Saturday, 2 January 2010

What Happens in Houses Stays in Houses

The fat girl has fallen down the stairs and won’t get up, so the three of us (N, R and I) are stuck on the first-floor landing, chatting among ourselves and observing the efforts of the well-wishers below.

“What did you talk about last time you were trapped somewhere by a fat girl?” asks N.

I have no idea what the answer to this question is, so I say, “I think I talked about pro wrestling. You know how in the WWF, or the WWE as it’s now known, they always exaggerate the wrestlers’ heights by about two inches?”

N raises his eyebrows and brings a hand to his thinly bearded chin, preparing to be interested. R appears not to be listening.

“Well, Ken Shamrock is listed in the WWE as being 6’1”, but I read his authorised biography and it says that he’s 5’11”. So I did some checking around and it turns out that they do this with all the wrestlers.”

“Really?” gasps N, opening his eyes wide in astonishment.

“Absolutely. And it’s so senseless: who cares if some huge beefcake of a man is 6’10” and 400lbs instead of 7’ and 420lbs? Do they really think that’s significantly more impressive?”

“It’s a slippery slope, too,” muses N, nodding sadly. “Right now these wrestling people are just exaggerating heights, but a year from now they could be falsifying their names and identities altogether. And what next? Choreographing the matches in advance? It’s unthinkable.”

“Unthinkable,” I reply.

At that moment the fat girl wails loudly and informs everyone within earshot that her ankle is broken. Once they’ve been informed to her satisfaction she informs them again.

“She wouldn’t have broken her ankle if she hadn’t fallen down the stairs,” observes R. “And she wouldn’t have fallen down the stairs if she wasn’t drunk and fat.” He raises a can of Strongbow to his lips and pauses, his eyes staring off at some point beyond the exterior wall, beyond space itself, perhaps. “It’s so simple,” he whispers.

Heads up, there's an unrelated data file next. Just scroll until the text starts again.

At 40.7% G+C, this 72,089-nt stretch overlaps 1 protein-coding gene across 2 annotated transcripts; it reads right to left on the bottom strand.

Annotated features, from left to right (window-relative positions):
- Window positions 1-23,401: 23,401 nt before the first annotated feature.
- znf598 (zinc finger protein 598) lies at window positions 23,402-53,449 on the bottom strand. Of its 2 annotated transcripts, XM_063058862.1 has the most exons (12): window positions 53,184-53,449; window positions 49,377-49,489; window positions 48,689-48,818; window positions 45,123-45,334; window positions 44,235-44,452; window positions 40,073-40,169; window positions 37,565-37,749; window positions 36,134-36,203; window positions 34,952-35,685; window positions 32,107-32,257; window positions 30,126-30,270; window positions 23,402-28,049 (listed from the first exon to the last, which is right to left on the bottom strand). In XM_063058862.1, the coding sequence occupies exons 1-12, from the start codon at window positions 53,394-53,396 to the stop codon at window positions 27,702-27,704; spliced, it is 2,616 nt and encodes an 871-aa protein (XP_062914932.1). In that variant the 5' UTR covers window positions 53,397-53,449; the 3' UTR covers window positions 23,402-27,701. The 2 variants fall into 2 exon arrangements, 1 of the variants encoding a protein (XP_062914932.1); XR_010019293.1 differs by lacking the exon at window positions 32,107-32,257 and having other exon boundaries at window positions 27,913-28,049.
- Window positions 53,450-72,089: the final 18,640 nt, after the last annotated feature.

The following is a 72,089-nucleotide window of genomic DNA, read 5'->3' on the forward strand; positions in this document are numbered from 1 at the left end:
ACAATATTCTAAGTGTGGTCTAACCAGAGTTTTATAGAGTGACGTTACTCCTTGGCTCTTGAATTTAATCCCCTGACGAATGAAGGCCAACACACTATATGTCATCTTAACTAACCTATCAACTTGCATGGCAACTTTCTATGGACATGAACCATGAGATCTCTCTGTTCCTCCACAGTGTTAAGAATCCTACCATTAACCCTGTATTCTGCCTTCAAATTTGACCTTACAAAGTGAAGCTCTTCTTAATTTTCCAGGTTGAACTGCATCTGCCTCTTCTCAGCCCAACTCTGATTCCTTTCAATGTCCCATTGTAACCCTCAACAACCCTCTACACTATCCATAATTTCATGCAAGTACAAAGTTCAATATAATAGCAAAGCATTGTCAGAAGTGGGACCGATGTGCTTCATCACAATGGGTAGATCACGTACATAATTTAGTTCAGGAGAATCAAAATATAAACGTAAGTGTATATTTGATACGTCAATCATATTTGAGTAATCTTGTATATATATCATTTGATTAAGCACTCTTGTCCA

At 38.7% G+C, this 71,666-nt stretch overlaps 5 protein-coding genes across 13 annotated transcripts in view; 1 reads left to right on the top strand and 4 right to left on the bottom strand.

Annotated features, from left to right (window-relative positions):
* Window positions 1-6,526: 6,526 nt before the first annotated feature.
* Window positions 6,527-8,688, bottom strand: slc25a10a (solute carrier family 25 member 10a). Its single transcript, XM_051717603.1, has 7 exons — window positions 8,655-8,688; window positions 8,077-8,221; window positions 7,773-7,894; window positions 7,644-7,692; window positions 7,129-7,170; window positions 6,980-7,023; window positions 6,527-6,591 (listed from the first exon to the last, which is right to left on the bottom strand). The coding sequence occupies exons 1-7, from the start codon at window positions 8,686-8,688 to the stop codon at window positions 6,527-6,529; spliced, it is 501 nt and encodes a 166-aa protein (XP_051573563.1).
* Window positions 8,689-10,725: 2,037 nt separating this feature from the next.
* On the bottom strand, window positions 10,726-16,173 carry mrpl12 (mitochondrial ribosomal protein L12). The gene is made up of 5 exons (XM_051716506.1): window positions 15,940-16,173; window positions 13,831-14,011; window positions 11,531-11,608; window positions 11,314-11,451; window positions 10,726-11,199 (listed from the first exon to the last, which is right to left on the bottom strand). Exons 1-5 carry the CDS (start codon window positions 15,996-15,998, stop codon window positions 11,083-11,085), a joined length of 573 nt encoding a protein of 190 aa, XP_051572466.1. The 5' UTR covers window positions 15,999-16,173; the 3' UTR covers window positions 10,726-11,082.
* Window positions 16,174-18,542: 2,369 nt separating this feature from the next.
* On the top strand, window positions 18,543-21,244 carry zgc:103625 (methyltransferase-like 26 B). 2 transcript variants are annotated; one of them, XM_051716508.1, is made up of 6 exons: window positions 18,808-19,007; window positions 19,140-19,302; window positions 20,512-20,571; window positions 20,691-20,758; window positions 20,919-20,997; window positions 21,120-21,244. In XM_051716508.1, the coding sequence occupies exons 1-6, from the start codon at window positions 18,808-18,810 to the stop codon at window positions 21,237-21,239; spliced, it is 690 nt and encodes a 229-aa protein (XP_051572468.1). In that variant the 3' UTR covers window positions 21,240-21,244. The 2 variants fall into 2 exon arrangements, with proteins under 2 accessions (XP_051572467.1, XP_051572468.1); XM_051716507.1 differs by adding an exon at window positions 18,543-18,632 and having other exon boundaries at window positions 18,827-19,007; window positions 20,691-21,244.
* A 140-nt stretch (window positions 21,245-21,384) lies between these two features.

Then he drinks.

For a few moments we stand in silence, solemnly absorbing the ambient noise of the party: in the next room people are shouting and someone is playing bad dance music at high volume. Then I take in a deep breath and say, “I’ve been standing at the top of these stairs with you gentlemen for what seems like a long time now, and I can assure you that I have never had a more profound and moving experience in my whole life.”

“Thanks,” says N.

“Thanks,” says R.

“I really mean it. That fat girl,” I gesture at the fat girl, “in her simple act of falling down the stairs and refusing to get up, has brought the three of us together in a way that I’d never thought possible. I feel as though we’re brothers, lovers, best friends forever; I feel such a profound sense of kinship with you guys that—”

A man passes through our triangle, attempting to get to the floor below. “No entry, mate,” says R. “The fat girl fell down the stairs.”

“—as I was saying,” I continue, “I’m sick to death of the pair of you, and I only wish that it was you who’d fallen down the stairs; fallen down the stairs and broken your stupid necks.”

“Yes, yes,” intones N, “but the fact is that it wasn’t us, it was the fat girl. The fat girl fell down the stairs and no one else, so just shut up and stop whining.”

A well-wisher, having examined the fat girl’s broken ankle for several minutes, declares it unbroken. She strenuously disagrees. R calls out, “Walk it off!” and several other well-wishers look up at him; not all of them seem disapproving. R smiles slyly and takes another swig of Strongbow.

“Why did we ever come here?” wails N. “We should have foreseen this; we should have foreseen that the fat girl would fall down the stairs.”

“How could we?” I reply. “The fat girl is a mysterious entity; her actions are impossible to predict, or even to understand.”

“Still,” says N, “we should have been prepared. We should have brought equipment of some kind.”

“If we had pickaxes we could break her up, no problem,” observes R. “Or even just hammers.”

“I think I saw a hammer in the bathroom,” I say.

No one moves.

“Will one hammer be enough?” asks N.

“The important question is: who’s going to wield it?” counters R.

“Well,” I say, “it was your idea.”

R shakes his head vigorously. “My idea was for all of us to have a go at her. If there’s only one hammer it’s no good.”

“Why the hell not?”

“Because if there’s only one hammer then only one person is incriminated; the other two could turn him in to save themselves.” R glares at N and me in turn, making plain his distrust.

“Not necessarily,” says N. “We could all take turns using the hammer; then we’d all be equally guilty.”

“Yeah, but what if she only takes one blow?”

“The fat girl?” I guffaw.

“She could survive a direct hit from a mortar,” says N.

“She could swallow a Sherman tank in her sleep.”

“What if she only takes one blow,” continues R, choosing to ignore us, “and then there’s me with a bloody hammer in my hand, trying to explain to the police why I bludgeoned the fat girl to death while the two of you point at me behind my back and pull guilty faces?”

“Don’t be paranoid. You know we’d never do a thing like that,” says N.

“How do you pull a guilty face?” I ask.

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